Listed in: European Studies, as EUST-14
Ronald C. Rosbottom (Section 01)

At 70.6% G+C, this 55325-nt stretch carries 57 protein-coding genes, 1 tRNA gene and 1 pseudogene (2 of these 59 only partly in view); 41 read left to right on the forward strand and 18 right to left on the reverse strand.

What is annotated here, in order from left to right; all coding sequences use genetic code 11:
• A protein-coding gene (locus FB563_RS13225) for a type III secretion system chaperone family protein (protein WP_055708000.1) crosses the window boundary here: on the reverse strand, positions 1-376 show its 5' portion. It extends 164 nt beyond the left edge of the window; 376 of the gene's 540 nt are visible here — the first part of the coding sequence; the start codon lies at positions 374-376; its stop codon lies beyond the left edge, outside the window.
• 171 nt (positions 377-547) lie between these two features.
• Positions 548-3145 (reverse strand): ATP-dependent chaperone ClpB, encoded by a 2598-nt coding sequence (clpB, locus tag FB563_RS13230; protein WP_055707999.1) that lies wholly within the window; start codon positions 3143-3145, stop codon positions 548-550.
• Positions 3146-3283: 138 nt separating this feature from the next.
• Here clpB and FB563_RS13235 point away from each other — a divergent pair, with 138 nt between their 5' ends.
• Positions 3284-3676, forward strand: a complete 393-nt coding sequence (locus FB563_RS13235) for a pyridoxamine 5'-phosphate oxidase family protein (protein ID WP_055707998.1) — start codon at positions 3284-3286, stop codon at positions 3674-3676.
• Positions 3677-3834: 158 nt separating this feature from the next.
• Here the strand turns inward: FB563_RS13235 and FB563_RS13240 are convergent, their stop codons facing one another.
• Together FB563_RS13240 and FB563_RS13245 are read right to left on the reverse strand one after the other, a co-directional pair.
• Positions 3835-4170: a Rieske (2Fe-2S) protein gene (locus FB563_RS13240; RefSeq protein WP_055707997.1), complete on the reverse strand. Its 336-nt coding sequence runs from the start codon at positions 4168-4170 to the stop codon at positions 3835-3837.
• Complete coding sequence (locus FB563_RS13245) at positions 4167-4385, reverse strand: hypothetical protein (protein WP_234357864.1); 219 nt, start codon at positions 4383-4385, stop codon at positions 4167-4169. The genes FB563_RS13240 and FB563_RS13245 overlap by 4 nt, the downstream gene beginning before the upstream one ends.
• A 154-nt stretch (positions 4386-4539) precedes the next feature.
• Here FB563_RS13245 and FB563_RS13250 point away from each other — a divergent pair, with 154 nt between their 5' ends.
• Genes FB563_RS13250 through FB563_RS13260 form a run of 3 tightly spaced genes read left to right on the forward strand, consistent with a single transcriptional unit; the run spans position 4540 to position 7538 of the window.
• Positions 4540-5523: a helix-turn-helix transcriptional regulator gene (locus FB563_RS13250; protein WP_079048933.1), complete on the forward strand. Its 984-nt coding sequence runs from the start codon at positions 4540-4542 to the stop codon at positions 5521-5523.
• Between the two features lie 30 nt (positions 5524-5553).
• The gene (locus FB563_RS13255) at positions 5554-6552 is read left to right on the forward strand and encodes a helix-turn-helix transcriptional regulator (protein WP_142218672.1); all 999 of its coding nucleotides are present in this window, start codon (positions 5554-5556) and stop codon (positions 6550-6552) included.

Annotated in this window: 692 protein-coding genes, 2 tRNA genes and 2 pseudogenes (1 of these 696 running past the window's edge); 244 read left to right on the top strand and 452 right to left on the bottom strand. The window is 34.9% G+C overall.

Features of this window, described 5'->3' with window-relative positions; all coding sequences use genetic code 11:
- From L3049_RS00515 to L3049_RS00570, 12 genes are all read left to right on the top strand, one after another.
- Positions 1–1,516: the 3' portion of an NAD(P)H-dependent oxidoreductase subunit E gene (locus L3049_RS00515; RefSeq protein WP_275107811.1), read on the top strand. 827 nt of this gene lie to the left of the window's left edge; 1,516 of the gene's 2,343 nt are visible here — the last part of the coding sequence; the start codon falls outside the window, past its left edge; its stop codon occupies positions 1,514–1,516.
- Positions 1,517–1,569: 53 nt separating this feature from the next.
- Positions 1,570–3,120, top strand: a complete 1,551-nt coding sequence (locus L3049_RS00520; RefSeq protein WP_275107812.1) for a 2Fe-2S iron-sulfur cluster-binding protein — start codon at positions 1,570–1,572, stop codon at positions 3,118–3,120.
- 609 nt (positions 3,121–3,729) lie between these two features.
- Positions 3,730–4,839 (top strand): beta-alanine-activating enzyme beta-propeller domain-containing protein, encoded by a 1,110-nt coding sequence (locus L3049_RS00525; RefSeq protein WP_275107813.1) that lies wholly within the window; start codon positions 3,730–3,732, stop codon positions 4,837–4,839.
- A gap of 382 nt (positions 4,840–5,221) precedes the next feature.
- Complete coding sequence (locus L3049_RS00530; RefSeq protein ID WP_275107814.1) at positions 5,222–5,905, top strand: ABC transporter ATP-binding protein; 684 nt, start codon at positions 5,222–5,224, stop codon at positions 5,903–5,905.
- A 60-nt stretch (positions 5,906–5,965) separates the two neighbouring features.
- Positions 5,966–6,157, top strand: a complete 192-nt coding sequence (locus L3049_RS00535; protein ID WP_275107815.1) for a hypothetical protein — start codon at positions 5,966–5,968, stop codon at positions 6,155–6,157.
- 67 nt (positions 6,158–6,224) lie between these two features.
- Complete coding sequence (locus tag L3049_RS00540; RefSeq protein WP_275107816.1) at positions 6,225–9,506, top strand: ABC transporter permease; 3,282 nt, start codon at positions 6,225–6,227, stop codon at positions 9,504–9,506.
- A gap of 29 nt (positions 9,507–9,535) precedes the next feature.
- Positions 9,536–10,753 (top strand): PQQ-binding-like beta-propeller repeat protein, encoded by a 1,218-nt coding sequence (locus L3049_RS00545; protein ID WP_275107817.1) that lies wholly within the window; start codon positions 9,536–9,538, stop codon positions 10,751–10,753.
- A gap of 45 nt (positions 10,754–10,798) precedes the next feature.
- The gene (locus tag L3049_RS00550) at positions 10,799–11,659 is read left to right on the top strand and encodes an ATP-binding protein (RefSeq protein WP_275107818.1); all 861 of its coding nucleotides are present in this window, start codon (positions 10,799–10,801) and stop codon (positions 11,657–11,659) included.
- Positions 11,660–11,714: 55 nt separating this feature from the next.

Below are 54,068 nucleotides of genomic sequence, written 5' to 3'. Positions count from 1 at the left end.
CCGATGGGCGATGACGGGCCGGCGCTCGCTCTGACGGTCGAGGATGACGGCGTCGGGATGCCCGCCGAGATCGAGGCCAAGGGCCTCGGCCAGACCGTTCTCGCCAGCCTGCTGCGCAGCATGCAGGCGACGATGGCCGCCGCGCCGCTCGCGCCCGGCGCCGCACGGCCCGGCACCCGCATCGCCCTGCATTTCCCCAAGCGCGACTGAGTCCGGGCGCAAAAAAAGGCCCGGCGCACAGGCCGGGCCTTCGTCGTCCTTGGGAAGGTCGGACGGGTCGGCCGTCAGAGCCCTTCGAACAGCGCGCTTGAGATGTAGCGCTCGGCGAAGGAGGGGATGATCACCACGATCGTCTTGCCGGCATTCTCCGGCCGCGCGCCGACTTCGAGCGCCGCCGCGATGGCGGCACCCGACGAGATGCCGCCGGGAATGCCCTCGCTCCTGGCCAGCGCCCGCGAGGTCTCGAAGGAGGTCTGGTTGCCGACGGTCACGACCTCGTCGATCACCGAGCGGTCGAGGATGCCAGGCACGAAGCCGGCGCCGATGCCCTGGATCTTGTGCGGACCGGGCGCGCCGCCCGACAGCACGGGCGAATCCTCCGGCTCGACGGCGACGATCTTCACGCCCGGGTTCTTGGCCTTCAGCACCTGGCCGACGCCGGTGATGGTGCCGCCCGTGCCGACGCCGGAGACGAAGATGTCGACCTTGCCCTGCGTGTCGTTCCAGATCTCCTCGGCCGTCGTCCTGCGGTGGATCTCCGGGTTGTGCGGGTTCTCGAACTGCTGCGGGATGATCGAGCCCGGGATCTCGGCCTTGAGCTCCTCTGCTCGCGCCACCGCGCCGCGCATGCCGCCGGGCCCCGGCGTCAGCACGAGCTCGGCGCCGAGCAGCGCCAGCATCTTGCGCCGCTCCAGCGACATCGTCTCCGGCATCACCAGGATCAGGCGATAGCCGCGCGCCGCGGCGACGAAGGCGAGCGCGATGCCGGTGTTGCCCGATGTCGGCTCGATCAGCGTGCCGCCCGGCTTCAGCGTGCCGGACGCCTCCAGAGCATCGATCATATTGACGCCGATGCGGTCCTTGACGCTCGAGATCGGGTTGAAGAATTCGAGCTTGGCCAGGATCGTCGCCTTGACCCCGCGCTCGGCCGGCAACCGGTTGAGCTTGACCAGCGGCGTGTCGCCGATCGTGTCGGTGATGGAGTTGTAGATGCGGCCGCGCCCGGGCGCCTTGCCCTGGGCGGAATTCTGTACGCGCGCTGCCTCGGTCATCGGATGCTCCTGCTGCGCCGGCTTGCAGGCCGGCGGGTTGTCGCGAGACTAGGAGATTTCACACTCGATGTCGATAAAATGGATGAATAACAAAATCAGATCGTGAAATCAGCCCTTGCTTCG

Napoleon Bonaparte’s legacy in French domestic and international politics and military strategy profoundly influenced nineteenth-century Europe. But so did the legends surrounding him, created before his great defeat and exile, and nurtured after his death in 1821. In painting, caricature, and sculpture, literature, music, and film, the legends-positive and negative-of Napoleon have served many ends. The cultural complexity of nineteenth- and twentieth-century Europe becomes clearer when one understands the motives behind and results of these representations of Napoleon. In this course, we will study painting (e.g., David and Goya), narrative fiction (e.g., Balzac, Stendhal, and Tolstoy), poetry (e.g., Wordsworth and Hugo), music (e.g., Beethoven), urban history and architecture (e.g., of Paris), and the silent and sound films of our century (e.g., Gance). We will examine how different generations and a variety of cultures appropriated the real and imagined images of Napoleon for social, political, and artistic ends, and thereby influenced the creation of modern Europe. Three class hours per week. Spring semester. Professor Rosbottom.